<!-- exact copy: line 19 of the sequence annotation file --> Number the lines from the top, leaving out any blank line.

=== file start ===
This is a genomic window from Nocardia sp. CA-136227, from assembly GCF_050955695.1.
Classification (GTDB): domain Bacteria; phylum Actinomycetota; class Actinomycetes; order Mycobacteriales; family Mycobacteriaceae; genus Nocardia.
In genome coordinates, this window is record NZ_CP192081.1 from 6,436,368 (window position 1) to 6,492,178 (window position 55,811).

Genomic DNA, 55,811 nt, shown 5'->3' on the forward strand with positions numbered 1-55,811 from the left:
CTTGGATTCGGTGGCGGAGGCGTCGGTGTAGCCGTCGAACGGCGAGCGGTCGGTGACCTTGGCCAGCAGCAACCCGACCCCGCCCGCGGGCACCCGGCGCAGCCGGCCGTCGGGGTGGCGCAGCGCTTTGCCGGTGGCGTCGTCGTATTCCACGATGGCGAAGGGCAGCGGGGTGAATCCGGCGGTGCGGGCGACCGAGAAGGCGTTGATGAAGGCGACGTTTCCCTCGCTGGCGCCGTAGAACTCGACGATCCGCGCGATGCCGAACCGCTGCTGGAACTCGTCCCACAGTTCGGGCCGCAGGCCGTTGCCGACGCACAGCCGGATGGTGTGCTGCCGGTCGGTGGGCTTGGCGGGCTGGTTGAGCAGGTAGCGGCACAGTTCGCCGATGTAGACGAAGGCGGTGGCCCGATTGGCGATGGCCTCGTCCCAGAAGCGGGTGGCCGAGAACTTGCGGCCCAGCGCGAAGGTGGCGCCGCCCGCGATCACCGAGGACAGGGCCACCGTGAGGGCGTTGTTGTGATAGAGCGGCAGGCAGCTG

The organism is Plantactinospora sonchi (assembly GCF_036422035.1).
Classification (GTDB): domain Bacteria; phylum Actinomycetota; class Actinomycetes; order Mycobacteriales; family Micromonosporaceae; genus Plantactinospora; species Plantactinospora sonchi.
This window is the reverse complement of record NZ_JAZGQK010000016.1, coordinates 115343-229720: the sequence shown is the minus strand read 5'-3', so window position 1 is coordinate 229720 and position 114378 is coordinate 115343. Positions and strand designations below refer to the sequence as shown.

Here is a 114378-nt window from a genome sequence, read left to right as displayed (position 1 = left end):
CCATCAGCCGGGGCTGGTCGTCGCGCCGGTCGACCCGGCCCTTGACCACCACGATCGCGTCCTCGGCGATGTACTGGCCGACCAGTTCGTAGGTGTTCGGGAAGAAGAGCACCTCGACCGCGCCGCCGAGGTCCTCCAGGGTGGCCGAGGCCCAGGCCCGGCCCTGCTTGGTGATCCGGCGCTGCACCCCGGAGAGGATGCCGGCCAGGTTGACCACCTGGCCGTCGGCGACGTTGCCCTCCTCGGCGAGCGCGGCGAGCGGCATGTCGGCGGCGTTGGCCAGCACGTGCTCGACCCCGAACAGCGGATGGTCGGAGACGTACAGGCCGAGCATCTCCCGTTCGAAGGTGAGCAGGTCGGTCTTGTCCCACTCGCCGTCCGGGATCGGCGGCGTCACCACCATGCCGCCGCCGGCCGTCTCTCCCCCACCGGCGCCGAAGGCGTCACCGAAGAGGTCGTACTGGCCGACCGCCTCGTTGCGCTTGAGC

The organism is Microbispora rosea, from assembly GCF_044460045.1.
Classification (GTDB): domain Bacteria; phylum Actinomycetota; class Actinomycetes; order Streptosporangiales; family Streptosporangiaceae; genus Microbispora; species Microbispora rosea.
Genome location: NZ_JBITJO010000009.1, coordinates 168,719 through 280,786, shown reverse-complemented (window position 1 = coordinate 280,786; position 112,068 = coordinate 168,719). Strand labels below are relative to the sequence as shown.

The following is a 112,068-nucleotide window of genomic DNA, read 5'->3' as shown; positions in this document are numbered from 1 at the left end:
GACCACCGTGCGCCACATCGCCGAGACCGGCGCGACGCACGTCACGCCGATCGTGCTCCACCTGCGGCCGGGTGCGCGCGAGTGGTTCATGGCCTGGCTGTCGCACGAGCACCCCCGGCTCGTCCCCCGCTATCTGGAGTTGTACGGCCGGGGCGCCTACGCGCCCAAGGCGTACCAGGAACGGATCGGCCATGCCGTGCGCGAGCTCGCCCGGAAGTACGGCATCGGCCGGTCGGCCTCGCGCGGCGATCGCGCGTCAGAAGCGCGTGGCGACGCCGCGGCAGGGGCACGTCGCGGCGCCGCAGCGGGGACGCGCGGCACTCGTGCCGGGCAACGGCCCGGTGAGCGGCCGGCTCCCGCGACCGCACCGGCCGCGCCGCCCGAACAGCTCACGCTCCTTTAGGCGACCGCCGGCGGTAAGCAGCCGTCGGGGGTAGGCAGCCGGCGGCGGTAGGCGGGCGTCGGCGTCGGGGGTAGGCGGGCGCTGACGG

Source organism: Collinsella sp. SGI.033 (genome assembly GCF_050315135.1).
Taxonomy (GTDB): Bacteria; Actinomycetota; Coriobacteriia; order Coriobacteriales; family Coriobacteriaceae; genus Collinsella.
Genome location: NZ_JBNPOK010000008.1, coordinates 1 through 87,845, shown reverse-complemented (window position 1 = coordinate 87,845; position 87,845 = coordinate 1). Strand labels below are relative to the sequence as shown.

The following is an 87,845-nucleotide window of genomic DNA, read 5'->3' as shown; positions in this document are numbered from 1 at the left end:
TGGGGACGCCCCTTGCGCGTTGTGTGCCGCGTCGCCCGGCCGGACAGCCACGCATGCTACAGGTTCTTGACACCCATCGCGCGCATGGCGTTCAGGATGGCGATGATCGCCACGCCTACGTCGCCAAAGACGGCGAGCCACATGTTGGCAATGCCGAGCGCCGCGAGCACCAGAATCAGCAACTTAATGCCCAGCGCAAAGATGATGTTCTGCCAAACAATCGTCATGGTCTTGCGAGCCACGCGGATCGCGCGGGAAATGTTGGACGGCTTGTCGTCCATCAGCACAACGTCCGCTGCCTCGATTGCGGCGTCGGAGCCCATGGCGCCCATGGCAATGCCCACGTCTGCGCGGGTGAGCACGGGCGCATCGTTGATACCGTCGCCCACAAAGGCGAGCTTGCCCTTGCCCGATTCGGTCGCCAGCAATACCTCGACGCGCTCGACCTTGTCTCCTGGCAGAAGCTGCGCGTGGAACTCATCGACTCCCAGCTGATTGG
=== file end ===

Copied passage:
The following is an 87,845-nucleotide window of genomic DNA, read 5'->3' as shown; positions in this document are numbered from 1 at the left end: